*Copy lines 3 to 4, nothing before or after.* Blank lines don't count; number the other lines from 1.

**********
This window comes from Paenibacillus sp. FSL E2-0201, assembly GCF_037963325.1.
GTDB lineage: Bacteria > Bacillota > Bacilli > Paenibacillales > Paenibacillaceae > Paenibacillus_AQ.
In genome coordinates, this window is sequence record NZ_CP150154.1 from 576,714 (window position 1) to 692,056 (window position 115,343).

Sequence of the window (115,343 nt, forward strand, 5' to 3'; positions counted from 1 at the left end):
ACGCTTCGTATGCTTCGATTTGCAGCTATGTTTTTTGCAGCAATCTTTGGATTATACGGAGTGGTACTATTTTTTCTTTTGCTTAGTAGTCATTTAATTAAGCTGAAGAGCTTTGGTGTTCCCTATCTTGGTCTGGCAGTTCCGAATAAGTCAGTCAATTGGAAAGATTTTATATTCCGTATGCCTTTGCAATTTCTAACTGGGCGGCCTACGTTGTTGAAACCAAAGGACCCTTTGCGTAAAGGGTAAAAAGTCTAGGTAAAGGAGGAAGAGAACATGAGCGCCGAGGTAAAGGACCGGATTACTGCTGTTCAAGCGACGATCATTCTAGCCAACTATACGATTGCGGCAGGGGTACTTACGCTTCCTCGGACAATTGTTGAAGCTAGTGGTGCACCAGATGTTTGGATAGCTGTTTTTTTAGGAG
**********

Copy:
In genome coordinates, this window is sequence record NZ_CP150154.1 from 576,714 (window position 1) to 692,056 (window position 115,343).

Sequence of the window (115,343 nt, forward strand, 5' to 3'; positions counted from 1 at the left end):